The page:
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March on the ABW | The Angry Black Woman

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March on the ABW


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So, we made it through February. And I feel it was quite a successful celebration of blackness and history. But now we’ve come to March and, guess what? It’s Women’s History Month.

Now, had I planned this out from the beginning of the year, I’d be all prepared to celebrate my womaness with as much extravagance as I celebrated my blackness. However, the BHM thing was planned quickly, and now I am all planned out.

Still, I do not intend to let the month pass without some note of it. And there will be posts about history and women and feminism and other things. Plus, I am going to continue with the author essays since I found them a lot of fun to read and solicit.

Do any of you have some ideas how we can celebrate Women’s History Month? Perhaps we can break out the Virginia Slims!

6 thoughts on “March on the ABW”

  1. transgressingengineer says:

    Hey ABW. I think it would be great to continue some of the conversations about feminism and women of color. I would love to see some posts about how others feel about feminism and its embrace (or lack of embrace) of women of color. Maybe bring in some readings of bell hooks into the mix as well? Just a thought…

    By the way- thanks for your hard work on organizing a fabulous Black History Month set of postings. Makes me glad that we had an extra day in Feb this year to allow for just one more post!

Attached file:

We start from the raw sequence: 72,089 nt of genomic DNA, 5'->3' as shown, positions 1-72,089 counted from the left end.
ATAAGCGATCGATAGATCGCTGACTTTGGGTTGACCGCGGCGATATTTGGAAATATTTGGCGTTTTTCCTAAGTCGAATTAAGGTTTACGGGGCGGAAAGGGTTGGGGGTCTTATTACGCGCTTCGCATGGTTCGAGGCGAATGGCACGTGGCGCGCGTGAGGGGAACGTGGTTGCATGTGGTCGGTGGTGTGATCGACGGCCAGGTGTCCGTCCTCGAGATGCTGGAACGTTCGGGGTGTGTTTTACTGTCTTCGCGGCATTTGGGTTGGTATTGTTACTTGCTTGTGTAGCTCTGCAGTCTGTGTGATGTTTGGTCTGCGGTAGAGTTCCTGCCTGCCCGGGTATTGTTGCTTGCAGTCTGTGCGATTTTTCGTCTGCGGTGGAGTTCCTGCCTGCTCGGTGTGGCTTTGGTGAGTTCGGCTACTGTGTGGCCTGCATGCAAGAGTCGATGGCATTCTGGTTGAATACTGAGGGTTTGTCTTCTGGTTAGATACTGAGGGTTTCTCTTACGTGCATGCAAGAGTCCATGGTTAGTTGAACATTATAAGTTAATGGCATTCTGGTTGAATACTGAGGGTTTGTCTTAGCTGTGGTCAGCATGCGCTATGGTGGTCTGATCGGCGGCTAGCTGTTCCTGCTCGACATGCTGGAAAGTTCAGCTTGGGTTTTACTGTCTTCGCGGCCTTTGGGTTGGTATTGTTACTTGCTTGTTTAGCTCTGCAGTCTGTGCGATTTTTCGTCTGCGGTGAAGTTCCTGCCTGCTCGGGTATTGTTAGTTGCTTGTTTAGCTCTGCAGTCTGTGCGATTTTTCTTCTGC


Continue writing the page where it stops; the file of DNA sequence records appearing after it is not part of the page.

2. Holly says:

    I’ve also been racking my brain for good ideas to celebrate woman history month. I mean, I’m a woman, I run a feminist website, I need some kick ass posts celebrating women and their history…But of course, at the moment, I have come up with one idea–One. With 31 days in the month I sure as hell need more than one idea.

    Good luck and I can’t wait to see what you come up with.

  3. Jarod HM says:

    It would be interesting to talk about women of color who have made important contributions to history, particularly American, but because of sexism or other reasons, have become forgotten figures. One person that comes to mind is Claudette Colvin – a figure that could be called the “Mother of the Civil Rights Movement.”

    It would be interesting to me to hear who black women relate to the ideas of sisterhood. I am writing my undergraduate thesis on sisterhood and black identity through black women’s writing through the diaspora.

  4. Jarod HM says:

    Sorry, I meant “how black women” in the second paragraph.

  5. Legible Susan says:

    It’s not history exactly, maybe “history in the making”, but I was watching the slideshow at http://www.oxfam.org.uk/oxfam_in_action/impact/iwd/liberia_slide.html and thought you might be interested. It’s part of Oxfam UK’s International Women’s Day post, talking about the education of girls in Liberia (with a brief mention of Ellen Johnson-Sirleaf in the commentary).

  6. Veronica says:

    For next year, if you can set it up, I’d love to read author essays focusing on writing woman-ness in a non-white context. I’d also particularly like to read about black women’s contributions to various feminist/womanist/gender equality movements–in my opinion, part of the racism of recorded history in general and therefore feminist history as well has been the effacement of black women’s work. It wasn’t until quite recently that I learned how active black sororities were, for instance, in getting women the vote, and given how closely the second wave was related to the civil rights movement, I’d be very surprised if black women hadn’t had a role to play there as well. But you know, it’s your blog, so what do I know about what would work best.

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